First, let’s chat about the glorious piece of engineering that is the E39. I have created over 100 DIY videos on this fourth generation 5 series sedan over the last five years of creating on YouTube, so it is fair to say I know them pretty well.
My E39 buyers guide here outlines exactly what to look for when considering the purchase of one of these fine machines. A midsize sedan, this five series was available in 525i, 528i, 530i, 540i and M5 configurations here in the US. Manufactured from 1995 to 2004, the model years available in the US began in 1996 and ended in 2003.
I would argue the best option for balance of power, reliability, cost of ownership and initial purchase cost is the 530i. This has the 3.0 liter gasoline M54 six cylinder engine with both manual and automatic transmission options available.
Going with the sport package over a base model gets you an M-tech sport steering wheel, M-tech sport suspension, 17” two piece BBS wheels, shadowline black exterior trim and sport seats. All together this creates a wonderful package that can be had for anywhere from $1,500 USD to $16,000 USD for the finest examples on Bring a Trailer. On average though, expect to pay $3000 to $5000 USD for a nice example.
The 525i has a smaller 2.5 liter engine which has slightly better fuel economy, but much less power. The automatic transmission on these is more troublesome and known for dropping the ability to reverse due to a defect in the design. I would avoid all 525i’s unless it is a rare 5-speed manual transmission, like the one I rescued in July 2019 here.
The 540i has the M62 V8 which is again more powerful, however maintenance is more difficult to perform and the V8’s of this generation have wear issues with the timing chain guides. It’s only a matter of when, not if, they begin to fail, requiring thousands of dollars and many hours of work to tear down the engine to repair correctly. This is not an experience you want to have. The V8 models also suffer from an antique style steering box setup with recirculating ball setup akin to the model T Ford of yesteryear. No one wants this either. However, the 530i has a wonderful rack and pinion steering that is just sublime to steer through your favorite local apex.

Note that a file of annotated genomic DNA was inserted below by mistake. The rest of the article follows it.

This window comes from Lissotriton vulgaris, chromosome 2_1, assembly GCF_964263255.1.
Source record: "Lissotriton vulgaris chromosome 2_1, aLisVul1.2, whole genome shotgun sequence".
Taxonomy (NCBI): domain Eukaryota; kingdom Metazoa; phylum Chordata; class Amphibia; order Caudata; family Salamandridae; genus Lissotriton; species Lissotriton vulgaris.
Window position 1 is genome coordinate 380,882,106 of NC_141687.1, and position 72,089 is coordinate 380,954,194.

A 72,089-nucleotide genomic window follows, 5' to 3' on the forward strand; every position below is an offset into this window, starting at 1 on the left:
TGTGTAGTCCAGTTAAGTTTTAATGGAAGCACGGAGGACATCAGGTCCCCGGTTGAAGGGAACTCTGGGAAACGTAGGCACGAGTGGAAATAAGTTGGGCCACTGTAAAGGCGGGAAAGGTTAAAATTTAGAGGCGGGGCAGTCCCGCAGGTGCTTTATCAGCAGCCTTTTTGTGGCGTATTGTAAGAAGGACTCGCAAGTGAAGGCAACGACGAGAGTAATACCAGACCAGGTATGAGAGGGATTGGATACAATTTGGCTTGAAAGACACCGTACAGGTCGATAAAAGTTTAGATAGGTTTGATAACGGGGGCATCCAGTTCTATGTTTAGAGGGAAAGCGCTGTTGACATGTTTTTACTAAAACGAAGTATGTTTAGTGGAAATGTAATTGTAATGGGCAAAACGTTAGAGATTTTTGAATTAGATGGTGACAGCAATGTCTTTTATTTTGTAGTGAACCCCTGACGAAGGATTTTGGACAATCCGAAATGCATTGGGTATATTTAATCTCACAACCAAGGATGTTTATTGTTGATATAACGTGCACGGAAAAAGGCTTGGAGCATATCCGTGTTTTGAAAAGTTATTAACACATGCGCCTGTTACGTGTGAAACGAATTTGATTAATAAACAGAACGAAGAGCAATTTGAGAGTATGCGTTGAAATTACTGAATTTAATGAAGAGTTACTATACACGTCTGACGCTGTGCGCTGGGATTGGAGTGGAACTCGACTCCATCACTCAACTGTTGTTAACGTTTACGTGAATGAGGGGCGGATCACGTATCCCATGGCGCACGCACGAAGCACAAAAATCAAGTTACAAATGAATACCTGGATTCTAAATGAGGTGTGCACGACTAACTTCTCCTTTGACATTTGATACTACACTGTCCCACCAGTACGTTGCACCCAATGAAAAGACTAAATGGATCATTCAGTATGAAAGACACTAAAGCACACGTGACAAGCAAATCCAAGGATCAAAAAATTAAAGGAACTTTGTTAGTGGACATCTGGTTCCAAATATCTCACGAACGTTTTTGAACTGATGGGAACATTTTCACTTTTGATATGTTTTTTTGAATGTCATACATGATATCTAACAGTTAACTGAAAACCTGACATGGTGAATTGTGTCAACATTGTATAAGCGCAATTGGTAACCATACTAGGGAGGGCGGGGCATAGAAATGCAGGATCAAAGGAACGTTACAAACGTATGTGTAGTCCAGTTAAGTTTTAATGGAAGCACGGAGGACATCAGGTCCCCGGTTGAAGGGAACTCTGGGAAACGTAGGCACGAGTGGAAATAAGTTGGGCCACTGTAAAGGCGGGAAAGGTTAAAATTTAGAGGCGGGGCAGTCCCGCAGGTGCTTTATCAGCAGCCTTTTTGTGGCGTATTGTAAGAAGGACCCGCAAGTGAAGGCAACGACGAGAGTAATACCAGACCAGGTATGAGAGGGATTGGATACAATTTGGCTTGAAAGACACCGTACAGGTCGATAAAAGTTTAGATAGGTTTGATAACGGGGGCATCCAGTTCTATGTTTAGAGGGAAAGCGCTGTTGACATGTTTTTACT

The E39 build quality is also the high point in the golden era of BMW design. The doors are heavy and close like the door of a bank vault. This analogy is often mistakenly used on lesser, inferior models like 90’s and 00’s Mercedes. The slam of a closing E39 door is worthy of the bank vault analogy. Furthermore, dual sets of inner and outer door seals on each door seal out virtually all road noise and wind. Quiet conversation via hands-free phone is possible in its cocoon-like interior.
The 530i is relatively inexpensive to maintain and easy for the DIY enthusiast to repair without needing to lean on his local mechanic too much. This keeps overall repair costs low compared to newer models. The parts are 1/3 or 1/2 the cost of E90 maintenance items, for example.
For those reasons, you should be looking into buying an E39 530i right now in 2020 before they begin going up in price. Many sellers tend to be long term owners who want to trade up to a newer model, only to realize they’ve made a huge mistake and regret giving up the E39.
The E39 was also imported into the US in small quantities in the touring model, also known as the family wagon. Though wagons have long since lost their appeal in the US market in favor of giant SUV’s, the wagon is still very popular across Europe. This is primarily due to VAT tax structure and the very high cost of fuel abroad relative to the US.
The E39 touring model was available in 525i, 528i and 540i models. Again, the 99/00 model year 528i is the one to look for, in my opinion. This has essentially the same M54 engine (M52TU) double vanos motor with robust transmission and powerful 2.8L engine. Again, I would avoid the V8 model with the issues it would have, and same issues with the underpowered 525i with failure prone transmission.
The only downside to the early pre-2001 model year 528i touring is that it will not have facelift updates to the bumper and headlights with angel eyes. Though, the engine and transmission combo more than make up for this as headlights are easily updated to later units.